Swimming With Sharks

Swimming With Sharks

Kevin Spacey is to Swimming With Sharks what Gene Hackman is to The Royal Tenenbaums—a classic, fun character that you can’t take your eyes off who dominates every scene he’s in and lifts an otherwise ordinary movie to a higher level. Of course they’re entertaining in very different ways—Hackman’s character is irresponsible but basically likable; “likable” is one word that would never be used to describe Spacey’s character, a delightfully cruel and sharp-tongued ogre.

I’d also say I enjoyed Swimming With Sharks a bit more than The Royal Tenenbaums, in part because the former is more willing to go with its strength and give you more Spacey instead of getting too bogged down in other characters and subplots as The Royal Tenenbaums does.

The plot of this black comedy is a very simple one. Spacey is a petty tyrant show business executive, who ceaselessly exploits, berates, belittles, humiliates, and abuses his hapless assistant (and pretty much everyone else he can dominate in his little world). It’s the most entertaining depiction of such a dynamic since Alan Brady and Mel Cooley.

The assistant finally blows, shows up with a gun at Spacey’s house, and proceeds to take him hostage and maniacally mistreat him while giving vent to his grievances and demanding an apology.

Though it plays primarily as a comedy, certainly the movie raises thought-provoking issues.

One is the self-perpetuating cycle of violence. Specifically this is one of those hazing situations where people take so much abuse to rise to whatever level they rise to that it turns them into the kind of people who automatically dish out that same abuse to those that follow. The more you get to know the characters, the more you see how their cruelty, coldness, and domineering verbal styles are manifestations of the damage they suffered being on the receiving end of such mistreatment in the past.

Another issue raised is the matter of why anyone puts up with being low man on the totem pole in that situation to begin with, if they have any other options at all. As Spacey accurately says to the assistant, “You could have left any time.” (I certainly would have. That’s why at a certain level films about this kind of moral dilemma don’t speak to me. It’s hard for me to put myself in the characters’ shoes, because I wouldn’t spend five minutes tolerating the things they tolerate to be in a position to face such dilemmas.)

In some cases it’s pure ambition; you endure it because you’re an amoral person who recognizes that doing so is a means to the end of more money, power, sex, etc. In other cases it’s done for a supposedly greater good. You debate how much to sell out, and you rationalize doing immoral, dishonorable, dehumanizing things in the short run because once you get where this will enable you to get, you’ll achieve enough long term good for the world and create enough worthwhile art to outweigh that ugliness. (This latter position is represented by the assistant’s love interest in this film, and by the protagonist in Mistress, another black comedy about show business that I wrote about recently.)

Another issue the film raises is the moral justifiability of revenge. If one human being abuses another to the extent Spacey does his assistant, should we cheer when the assistant gets his payback, or be appalled because “two wrongs don’t make a right”?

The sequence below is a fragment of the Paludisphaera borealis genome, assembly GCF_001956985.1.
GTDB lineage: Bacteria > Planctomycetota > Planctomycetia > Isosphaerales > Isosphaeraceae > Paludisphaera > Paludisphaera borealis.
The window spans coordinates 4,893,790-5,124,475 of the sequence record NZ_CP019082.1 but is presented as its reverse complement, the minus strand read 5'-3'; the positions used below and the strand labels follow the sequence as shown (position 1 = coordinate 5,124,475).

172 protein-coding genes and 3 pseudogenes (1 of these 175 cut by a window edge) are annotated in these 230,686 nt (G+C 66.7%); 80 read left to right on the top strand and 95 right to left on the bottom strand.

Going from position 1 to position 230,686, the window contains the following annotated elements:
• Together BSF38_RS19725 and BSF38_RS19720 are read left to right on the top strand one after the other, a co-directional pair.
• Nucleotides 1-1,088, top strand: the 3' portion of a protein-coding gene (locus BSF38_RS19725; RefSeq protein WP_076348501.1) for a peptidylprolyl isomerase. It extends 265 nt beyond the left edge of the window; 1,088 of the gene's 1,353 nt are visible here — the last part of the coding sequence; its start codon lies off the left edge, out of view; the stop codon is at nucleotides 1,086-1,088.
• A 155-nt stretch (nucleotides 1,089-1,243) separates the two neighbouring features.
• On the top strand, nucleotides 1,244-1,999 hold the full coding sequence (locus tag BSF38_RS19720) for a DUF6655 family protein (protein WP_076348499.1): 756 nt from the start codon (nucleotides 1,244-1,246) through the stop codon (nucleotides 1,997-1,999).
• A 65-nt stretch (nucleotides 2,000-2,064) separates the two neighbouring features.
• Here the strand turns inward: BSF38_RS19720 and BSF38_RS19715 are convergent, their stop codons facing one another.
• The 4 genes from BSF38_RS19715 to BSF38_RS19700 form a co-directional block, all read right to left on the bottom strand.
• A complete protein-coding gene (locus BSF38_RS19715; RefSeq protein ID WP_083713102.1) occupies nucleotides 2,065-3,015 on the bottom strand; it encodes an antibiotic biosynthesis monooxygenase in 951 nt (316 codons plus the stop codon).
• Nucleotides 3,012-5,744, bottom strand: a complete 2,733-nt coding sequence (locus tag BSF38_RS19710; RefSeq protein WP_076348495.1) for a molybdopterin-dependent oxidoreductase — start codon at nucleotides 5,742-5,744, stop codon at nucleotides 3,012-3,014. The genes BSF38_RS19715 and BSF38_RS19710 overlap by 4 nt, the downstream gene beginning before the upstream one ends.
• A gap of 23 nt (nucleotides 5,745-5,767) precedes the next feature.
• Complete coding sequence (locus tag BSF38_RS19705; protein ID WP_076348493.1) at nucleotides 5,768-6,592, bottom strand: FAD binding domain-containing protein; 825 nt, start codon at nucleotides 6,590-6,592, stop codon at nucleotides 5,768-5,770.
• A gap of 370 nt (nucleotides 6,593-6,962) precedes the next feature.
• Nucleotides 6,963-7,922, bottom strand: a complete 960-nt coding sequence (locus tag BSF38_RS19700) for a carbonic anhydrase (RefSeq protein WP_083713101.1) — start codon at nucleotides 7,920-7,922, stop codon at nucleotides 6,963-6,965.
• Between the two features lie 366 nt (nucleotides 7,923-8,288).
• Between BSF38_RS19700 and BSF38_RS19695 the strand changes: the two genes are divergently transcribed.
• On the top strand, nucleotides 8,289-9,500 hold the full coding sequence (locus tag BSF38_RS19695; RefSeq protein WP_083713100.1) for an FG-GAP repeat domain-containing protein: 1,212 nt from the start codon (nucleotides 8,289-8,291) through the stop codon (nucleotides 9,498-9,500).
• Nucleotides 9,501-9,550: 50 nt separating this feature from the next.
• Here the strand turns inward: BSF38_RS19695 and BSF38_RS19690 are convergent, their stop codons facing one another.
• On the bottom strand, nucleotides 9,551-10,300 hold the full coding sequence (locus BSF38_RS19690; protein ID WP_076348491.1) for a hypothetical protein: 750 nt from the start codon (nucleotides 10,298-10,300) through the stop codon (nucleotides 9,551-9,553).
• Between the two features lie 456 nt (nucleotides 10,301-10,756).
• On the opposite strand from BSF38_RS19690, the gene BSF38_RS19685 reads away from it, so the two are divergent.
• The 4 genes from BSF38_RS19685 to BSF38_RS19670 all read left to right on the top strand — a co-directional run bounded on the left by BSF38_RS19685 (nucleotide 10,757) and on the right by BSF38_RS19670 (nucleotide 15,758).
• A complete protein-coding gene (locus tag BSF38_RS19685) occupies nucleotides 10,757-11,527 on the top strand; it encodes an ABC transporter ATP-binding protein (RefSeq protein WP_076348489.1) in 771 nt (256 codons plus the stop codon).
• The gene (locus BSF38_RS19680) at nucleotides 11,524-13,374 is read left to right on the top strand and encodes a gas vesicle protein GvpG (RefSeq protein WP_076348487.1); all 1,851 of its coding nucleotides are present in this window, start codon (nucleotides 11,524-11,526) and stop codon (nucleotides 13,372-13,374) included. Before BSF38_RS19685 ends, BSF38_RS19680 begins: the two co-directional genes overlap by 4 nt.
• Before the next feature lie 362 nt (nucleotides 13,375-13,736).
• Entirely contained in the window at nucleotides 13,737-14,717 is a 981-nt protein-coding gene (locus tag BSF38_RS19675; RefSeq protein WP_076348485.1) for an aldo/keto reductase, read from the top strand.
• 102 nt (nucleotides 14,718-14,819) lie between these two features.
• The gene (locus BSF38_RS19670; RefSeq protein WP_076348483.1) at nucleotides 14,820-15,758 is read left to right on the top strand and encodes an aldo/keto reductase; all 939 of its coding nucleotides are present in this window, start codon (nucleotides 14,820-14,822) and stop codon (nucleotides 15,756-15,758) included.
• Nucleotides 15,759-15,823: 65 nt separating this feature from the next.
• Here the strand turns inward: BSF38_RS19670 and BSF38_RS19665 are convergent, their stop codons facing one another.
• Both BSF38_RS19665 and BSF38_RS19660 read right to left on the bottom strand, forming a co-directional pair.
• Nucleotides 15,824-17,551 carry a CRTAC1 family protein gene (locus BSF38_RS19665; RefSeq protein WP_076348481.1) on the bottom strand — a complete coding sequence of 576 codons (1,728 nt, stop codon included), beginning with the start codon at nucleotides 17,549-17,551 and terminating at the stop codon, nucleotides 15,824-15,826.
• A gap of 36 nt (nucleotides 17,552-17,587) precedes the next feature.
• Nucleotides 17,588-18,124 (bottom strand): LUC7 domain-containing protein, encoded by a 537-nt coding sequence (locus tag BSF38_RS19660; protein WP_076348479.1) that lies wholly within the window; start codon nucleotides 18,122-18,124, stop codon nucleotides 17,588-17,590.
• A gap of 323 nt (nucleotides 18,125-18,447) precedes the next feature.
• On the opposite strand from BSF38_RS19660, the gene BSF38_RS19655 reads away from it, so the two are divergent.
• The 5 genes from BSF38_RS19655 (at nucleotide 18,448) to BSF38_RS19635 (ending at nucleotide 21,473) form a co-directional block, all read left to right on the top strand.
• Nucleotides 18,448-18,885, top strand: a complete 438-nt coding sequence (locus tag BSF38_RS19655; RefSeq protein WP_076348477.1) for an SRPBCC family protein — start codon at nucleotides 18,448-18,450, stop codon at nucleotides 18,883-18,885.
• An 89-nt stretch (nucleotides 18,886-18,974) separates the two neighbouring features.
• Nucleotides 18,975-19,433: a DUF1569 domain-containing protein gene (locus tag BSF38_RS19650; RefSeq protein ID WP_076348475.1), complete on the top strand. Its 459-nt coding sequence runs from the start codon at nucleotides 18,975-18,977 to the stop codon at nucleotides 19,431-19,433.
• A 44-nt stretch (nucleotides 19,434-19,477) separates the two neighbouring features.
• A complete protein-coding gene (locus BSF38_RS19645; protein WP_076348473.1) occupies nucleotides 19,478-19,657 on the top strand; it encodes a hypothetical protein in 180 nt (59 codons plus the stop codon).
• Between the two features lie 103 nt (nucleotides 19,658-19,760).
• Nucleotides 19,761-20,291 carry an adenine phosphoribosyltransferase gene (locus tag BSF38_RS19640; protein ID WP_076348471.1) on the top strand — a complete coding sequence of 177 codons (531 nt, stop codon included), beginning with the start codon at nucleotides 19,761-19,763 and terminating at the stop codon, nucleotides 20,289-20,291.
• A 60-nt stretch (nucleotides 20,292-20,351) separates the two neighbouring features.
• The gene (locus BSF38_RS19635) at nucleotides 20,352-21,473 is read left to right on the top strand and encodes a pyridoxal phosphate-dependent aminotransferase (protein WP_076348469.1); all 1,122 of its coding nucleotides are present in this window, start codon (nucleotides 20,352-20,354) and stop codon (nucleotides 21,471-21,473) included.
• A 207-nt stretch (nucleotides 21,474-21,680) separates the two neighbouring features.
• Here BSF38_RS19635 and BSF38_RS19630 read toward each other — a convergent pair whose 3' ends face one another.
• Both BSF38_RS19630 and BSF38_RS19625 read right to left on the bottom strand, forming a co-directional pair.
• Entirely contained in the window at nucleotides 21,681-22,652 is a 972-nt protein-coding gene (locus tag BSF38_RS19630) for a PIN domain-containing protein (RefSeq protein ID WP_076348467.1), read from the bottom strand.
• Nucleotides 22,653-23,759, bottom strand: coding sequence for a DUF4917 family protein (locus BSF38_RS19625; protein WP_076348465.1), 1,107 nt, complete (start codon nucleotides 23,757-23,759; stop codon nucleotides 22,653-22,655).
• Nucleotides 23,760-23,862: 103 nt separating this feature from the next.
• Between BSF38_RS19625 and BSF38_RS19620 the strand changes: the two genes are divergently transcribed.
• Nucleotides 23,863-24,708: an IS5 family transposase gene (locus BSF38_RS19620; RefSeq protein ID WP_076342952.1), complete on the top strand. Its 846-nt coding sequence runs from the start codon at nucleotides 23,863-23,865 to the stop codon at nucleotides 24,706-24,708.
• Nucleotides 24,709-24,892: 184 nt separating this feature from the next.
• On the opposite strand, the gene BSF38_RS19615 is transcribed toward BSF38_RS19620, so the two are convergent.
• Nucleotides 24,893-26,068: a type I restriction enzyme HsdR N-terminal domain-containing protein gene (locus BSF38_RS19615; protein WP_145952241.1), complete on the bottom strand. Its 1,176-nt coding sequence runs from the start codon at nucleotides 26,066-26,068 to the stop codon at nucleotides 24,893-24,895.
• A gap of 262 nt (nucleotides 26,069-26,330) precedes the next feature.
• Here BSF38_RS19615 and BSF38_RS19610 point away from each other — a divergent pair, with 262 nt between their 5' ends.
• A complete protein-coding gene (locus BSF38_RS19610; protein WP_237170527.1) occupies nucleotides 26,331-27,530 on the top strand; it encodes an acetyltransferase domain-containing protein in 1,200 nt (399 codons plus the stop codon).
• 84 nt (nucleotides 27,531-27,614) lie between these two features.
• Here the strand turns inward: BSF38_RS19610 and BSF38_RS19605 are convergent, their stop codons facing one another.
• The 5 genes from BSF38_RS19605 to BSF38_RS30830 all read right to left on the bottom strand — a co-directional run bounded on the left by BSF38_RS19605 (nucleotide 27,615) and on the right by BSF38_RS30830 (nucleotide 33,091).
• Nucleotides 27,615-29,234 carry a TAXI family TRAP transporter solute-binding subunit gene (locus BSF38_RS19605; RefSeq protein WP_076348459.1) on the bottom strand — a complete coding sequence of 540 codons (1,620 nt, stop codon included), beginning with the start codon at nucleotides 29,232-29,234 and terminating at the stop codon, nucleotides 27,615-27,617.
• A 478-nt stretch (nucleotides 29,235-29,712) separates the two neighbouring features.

Not that it explores these issues in a particularly deep and insightful way, but it does at least as well as the average Hollywood product in its treatment of ethically important psychological matters and life decisions like these.

On the other hand, I suspect some critics would feel it’s dumbed down in having the characters at times give speeches articulating these very points and dilemmas, rather than letting the viewers infer it all for themselves from the action as best they can. I’m OK with that though.

One element I found dissatisfying is when the tied up Spacey character taunts the assistant for his weakness, insisting that this is something you can’t do halfway, that the only way he’s going to take his next step toward the top is by pulling the trigger and finishing him off.

It’s supposed to be the film’s big moment of inner struggle—how far is the assistant willing to go to succeed in this field?—but to me it doesn’t make sense.

I get the metaphorical point, that you have to suppress every last bit of your humanity to make it in a dog-eat-dog corner of the world like this, that you can’t let moral qualms stop you from doing what’s been done to you or worse, that you have to be willing to destroy your boss in order to be able to step over him to a brighter future for yourself.

But making that point this way doesn’t make sense on a literal level. How would the assistant’s murdering Spacey further his career? Leave aside the moral considerations; how would spending your life in prison for first degree murder be a bold, ruthless, unapologetic “grab life by the balls” move that greases your way to being a Hollywood mover and shaker?

The way the ending plays out from there is mildly unsatisfying. We’re told what the protagonist does, but not how he plausibly could have pulled it off. It’s like the movie used up all its ideas on the hostage situation and especially the work relationship that led up to it, and when it came time to provide some kind of resolution it just stuck any old final plot twist on there. Not terrible, but not a strong point of the movie.

Swimming With Sharks has enough else going for it that without Spacey’s wonderful, over-the-top performance it would still be no worse than mediocre. Maybe it would still be worth seeing. But Spacey eliminates the maybe.

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